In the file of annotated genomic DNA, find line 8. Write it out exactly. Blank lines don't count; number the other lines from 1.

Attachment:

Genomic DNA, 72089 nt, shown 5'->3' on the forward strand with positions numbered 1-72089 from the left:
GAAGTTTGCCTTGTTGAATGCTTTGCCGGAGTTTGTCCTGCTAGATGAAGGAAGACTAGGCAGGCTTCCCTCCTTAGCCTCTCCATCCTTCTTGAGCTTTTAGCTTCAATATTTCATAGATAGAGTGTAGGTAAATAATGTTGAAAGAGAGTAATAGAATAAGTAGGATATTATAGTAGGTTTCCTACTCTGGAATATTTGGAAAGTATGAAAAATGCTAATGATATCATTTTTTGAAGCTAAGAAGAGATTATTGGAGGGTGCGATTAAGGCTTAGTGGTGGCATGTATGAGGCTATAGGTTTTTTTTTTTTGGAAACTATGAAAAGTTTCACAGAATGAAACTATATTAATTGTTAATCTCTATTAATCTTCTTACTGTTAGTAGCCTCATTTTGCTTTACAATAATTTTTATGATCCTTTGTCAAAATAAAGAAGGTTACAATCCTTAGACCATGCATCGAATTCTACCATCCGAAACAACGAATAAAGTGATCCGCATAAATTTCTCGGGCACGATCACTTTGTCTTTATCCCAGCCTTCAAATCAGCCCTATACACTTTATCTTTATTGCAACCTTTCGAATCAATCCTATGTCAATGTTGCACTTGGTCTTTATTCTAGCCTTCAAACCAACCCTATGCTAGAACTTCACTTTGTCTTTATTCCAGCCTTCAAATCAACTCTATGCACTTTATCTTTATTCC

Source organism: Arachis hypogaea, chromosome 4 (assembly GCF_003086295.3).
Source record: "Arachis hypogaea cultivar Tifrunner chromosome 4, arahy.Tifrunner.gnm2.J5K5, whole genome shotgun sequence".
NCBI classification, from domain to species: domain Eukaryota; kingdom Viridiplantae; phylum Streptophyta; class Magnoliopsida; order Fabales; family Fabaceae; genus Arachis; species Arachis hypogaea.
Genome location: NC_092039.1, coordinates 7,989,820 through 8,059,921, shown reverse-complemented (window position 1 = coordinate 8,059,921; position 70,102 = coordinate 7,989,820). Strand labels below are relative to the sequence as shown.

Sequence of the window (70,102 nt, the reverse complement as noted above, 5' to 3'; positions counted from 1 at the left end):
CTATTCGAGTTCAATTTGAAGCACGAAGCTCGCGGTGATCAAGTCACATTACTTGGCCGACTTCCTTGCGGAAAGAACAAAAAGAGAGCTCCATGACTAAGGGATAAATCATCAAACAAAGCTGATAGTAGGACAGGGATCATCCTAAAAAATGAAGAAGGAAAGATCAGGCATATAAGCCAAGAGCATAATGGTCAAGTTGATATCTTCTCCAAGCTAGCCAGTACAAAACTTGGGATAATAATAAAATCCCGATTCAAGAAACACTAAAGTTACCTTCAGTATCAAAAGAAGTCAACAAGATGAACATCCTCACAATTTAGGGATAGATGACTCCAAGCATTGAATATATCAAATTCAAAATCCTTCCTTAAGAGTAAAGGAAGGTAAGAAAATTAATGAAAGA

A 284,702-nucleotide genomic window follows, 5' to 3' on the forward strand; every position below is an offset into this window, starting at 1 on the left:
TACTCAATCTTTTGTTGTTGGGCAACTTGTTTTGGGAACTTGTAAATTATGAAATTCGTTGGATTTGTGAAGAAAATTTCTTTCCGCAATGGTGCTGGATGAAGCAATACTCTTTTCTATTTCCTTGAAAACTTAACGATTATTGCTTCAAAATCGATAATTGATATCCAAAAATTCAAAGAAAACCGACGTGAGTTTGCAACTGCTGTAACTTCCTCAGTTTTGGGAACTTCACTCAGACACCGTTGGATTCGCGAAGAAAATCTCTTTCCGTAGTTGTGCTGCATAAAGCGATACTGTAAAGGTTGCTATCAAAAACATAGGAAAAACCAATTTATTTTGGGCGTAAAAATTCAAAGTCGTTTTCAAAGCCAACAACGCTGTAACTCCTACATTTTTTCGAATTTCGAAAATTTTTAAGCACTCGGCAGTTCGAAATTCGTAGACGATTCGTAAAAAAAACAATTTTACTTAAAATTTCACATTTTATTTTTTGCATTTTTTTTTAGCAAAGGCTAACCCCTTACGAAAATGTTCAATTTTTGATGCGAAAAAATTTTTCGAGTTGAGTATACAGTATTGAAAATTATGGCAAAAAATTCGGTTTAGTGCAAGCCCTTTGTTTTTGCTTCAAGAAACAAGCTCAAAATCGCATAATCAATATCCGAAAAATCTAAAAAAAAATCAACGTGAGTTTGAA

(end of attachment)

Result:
CTATTCGAGTTCAATTTGAAGCACGAAGCTCGCGGTGATCAAGTCACATTACTTGGCCGACTTCCTTGCGGAAAGAACAAAAAGAGAGCTCCATGACTAAGGGATAAATCATCAAACAAAGCTGATAGTAGGACAGGGATCATCCTAAAAAATGAAGAAGGAAAGATCAGGCATATAAGCCAAGAGCATAATGGTCAAGTTGATATCTTCTCCAAGCTAGCCAGTACAAAACTTGGGATAATAATAAAATCCCGATTCAAGAAACACTAAAGTTACCTTCAGTATCAAAAGAAGTCAACAAGATGAACATCCTCACAATTTAGGGATAGATGACTCCAAGCATTGAATATATCAAATTCAAAATCCTTCCTTAAGAGTAAAGGAAGGTAAGAAAATTAATGAAAGA